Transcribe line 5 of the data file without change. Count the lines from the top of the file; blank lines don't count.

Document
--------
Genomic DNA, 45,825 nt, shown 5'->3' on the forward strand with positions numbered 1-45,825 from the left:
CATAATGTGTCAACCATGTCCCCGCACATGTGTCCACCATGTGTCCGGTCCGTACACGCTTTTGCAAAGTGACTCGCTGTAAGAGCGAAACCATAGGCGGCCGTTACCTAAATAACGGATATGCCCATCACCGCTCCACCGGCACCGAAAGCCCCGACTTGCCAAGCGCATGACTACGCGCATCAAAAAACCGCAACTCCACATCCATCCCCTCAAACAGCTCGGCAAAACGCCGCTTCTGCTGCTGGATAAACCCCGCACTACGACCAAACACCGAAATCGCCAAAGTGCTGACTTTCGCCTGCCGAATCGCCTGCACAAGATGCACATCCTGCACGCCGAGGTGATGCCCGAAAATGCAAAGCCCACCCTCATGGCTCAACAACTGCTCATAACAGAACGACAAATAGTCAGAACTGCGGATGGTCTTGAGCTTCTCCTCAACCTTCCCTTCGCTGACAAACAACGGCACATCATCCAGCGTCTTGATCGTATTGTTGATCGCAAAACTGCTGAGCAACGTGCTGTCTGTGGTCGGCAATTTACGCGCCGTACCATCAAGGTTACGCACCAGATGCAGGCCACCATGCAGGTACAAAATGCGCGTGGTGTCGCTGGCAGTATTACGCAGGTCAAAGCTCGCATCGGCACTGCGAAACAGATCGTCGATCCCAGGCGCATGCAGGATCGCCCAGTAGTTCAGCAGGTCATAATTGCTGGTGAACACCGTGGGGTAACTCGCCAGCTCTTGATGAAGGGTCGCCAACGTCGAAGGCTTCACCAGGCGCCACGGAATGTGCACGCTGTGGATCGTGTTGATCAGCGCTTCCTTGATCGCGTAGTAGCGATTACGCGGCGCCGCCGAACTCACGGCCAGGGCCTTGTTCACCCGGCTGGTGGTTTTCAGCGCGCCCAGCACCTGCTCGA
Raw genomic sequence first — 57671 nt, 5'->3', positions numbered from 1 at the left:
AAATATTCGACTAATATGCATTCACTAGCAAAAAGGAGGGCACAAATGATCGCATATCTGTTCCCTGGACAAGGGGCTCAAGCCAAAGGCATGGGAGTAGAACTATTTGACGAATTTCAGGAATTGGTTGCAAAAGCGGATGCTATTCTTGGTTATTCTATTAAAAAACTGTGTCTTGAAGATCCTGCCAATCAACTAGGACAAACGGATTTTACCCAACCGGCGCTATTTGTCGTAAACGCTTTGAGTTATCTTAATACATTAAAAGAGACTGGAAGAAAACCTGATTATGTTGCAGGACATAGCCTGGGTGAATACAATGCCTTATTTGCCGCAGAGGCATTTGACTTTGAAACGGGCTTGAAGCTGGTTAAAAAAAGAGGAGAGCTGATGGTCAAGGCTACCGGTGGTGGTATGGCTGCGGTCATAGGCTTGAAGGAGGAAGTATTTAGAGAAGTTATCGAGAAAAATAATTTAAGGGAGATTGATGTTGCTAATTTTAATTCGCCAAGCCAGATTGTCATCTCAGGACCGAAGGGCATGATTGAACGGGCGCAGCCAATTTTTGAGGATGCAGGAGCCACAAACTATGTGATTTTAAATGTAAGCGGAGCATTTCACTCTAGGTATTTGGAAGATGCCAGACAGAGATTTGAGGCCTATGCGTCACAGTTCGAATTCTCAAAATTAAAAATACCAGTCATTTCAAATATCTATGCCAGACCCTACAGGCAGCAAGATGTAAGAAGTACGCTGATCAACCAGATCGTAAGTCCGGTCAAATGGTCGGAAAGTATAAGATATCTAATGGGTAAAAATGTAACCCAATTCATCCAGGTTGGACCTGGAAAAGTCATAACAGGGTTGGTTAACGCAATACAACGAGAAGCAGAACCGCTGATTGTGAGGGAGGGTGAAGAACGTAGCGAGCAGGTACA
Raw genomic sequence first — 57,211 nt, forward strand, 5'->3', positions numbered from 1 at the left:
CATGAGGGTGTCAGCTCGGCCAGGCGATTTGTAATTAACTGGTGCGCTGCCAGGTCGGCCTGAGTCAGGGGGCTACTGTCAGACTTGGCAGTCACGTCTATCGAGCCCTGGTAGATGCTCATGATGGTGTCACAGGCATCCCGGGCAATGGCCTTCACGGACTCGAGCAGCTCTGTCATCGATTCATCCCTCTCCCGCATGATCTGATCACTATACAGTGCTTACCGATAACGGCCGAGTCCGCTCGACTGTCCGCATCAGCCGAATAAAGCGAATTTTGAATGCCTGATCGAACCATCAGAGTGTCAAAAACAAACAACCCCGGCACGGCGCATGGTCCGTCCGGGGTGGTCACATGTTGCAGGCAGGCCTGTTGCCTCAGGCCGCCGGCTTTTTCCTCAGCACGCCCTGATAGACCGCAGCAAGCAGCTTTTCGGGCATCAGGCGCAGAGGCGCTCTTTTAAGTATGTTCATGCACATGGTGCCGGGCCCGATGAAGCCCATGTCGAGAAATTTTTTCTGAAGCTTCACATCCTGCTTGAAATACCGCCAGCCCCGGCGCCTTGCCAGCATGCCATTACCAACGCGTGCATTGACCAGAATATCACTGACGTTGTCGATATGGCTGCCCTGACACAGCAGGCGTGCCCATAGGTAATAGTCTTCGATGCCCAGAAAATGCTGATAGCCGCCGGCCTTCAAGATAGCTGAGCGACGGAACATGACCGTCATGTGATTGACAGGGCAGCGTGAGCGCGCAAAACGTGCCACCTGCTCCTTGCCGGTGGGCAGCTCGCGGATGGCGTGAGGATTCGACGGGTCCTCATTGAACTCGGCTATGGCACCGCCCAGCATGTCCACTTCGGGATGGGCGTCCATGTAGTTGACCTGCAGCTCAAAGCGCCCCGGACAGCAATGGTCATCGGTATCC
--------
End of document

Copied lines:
Raw genomic sequence first — 57,211 nt, forward strand, 5'->3', positions numbered from 1 at the left: